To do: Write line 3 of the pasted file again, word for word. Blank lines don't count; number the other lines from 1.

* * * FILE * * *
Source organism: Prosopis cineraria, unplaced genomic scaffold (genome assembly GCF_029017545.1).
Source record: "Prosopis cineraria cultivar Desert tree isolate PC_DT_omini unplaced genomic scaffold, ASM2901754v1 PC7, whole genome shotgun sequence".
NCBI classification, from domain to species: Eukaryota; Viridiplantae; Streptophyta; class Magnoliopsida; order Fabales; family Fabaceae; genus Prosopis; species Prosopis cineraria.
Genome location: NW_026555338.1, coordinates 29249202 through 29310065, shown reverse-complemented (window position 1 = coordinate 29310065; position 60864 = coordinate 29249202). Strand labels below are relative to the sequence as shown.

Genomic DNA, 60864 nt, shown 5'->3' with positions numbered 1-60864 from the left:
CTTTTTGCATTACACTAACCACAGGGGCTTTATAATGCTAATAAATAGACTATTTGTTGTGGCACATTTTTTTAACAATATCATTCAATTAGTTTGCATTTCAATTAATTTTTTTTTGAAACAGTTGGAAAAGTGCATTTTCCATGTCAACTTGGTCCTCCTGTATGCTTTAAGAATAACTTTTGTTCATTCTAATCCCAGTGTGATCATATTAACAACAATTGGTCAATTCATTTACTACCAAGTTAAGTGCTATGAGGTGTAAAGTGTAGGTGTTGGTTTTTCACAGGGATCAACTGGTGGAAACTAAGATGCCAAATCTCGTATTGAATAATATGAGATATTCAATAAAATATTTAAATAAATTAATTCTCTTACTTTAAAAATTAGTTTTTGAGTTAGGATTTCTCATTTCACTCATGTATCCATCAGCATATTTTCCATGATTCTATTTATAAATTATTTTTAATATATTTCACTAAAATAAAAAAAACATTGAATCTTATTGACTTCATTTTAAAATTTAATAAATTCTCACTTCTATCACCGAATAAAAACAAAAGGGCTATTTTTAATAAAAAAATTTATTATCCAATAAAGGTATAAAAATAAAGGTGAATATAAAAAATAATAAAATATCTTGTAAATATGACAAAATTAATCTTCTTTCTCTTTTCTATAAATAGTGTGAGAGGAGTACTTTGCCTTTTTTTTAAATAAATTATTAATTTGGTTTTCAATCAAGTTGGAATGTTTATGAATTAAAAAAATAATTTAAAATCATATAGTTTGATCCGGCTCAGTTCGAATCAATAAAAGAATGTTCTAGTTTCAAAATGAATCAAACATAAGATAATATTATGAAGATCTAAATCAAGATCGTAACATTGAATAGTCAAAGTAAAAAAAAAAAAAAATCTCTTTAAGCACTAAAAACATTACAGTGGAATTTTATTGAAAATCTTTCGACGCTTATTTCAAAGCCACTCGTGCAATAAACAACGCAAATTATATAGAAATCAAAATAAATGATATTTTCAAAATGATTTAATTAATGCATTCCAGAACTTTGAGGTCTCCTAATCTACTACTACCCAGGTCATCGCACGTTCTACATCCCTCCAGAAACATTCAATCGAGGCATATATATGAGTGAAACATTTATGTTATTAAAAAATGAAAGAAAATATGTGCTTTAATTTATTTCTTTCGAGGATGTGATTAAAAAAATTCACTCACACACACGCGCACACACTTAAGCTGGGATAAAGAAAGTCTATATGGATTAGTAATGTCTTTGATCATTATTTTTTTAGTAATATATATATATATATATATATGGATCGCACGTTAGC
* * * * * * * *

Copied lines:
NCBI classification, from domain to species: Eukaryota; Viridiplantae; Streptophyta; class Magnoliopsida; order Fabales; family Fabaceae; genus Prosopis; species Prosopis cineraria.